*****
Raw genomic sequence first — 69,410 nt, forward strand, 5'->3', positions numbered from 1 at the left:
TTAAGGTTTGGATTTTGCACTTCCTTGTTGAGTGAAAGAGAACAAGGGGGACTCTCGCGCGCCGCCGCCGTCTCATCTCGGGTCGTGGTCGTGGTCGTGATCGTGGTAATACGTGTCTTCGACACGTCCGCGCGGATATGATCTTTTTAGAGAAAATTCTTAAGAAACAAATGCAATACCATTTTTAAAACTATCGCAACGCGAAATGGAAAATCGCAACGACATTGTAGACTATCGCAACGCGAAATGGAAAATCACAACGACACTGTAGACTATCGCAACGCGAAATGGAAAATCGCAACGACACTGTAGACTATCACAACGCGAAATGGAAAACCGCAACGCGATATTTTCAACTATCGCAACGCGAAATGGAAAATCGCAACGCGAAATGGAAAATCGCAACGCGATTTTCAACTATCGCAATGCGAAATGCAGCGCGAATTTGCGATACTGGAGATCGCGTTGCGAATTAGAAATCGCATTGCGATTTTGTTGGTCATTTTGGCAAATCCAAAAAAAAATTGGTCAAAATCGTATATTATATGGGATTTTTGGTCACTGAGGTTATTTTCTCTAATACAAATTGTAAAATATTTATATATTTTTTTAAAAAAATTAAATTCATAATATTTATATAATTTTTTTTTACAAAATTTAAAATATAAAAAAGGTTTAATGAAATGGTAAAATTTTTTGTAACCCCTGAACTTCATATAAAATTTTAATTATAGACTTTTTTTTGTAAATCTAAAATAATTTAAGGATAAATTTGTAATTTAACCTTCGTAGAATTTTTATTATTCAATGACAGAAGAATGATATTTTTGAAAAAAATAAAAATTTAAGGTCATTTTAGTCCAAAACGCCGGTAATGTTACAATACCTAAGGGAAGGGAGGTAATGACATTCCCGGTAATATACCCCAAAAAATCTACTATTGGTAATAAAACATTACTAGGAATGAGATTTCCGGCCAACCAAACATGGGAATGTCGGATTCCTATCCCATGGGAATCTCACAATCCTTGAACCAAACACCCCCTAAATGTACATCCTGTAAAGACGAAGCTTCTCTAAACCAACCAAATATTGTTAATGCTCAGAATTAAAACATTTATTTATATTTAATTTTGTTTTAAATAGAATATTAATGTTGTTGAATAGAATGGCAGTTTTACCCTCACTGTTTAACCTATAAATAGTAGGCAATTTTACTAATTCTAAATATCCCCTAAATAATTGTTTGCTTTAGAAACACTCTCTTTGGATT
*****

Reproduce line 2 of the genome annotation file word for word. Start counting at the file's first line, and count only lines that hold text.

TTAAGGTTTGGATTTTGCACTTCCTTGTTGAGTGAAAGAGAACAAGGGGGACTCTCGCGCGCCGCCGCCGTCTCATCTCGGGTCGTGGTCGTGGTCGTGATCGTGGTAATACGTGTCTTCGACACGTCCGCGCGGATATGATCTTTTTAGAGAAAATTCTTAAGAAACAAATGCAATACCATTTTTAAAACTATCGCAACGCGAAATGGAAAATCGCAACGACATTGTAGACTATCGCAACGCGAAATGGAAAATCACAACGACACTGTAGACTATCGCAACGCGAAATGGAAAATCGCAACGACACTGTAGACTATCACAACGCGAAATGGAAAACCGCAACGCGATATTTTCAACTATCGCAACGCGAAATGGAAAATCGCAACGCGAAATGGAAAATCGCAACGCGATTTTCAACTATCGCAATGCGAAATGCAGCGCGAATTTGCGATACTGGAGATCGCGTTGCGAATTAGAAATCGCATTGCGATTTTGTTGGTCATTTTGGCAAATCCAAAAAAAAATTGGTCAAAATCGTATATTATATGGGATTTTTGGTCACTGAGGTTATTTTCTCTAATACAAATTGTAAAATATTTATATATTTTTTTAAAAAAATTAAATTCATAATATTTATATAATTTTTTTTTACAAAATTTAAAATATAAAAAAGGTTTAATGAAATGGTAAAATTTTTTGTAACCCCTGAACTTCATATAAAATTTTAATTATAGACTTTTTTTTGTAAATCTAAAATAATTTAAGGATAAATTTGTAATTTAACCTTCGTAGAATTTTTATTATTCAATGACAGAAGAATGATATTTTTGAAAAAAATAAAAATTTAAGGTCATTTTAGTCCAAAACGCCGGTAATGTTACAATACCTAAGGGAAGGGAGGTAATGACATTCCCGGTAATATACCCCAAAAAATCTACTATTGGTAATAAAACATTACTAGGAATGAGATTTCCGGCCAACCAAACATGGGAATGTCGGATTCCTATCCCATGGGAATCTCACAATCCTTGAACCAAACACCCCCTAAATGTACATCCTGTAAAGACGAAGCTTCTCTAAACCAACCAAATATTGTTAATGCTCAGAATTAAAACATTTATTTATATTTAATTTTGTTTTAAATAGAATATTAATGTTGTTGAATAGAATGGCAGTTTTACCCTCACTGTTTAACCTATAAATAGTAGGCAATTTTACTAATTCTAAATATCCCCTAAATAATTGTTTGCTTTAGAAACACTCTCTTTGGATT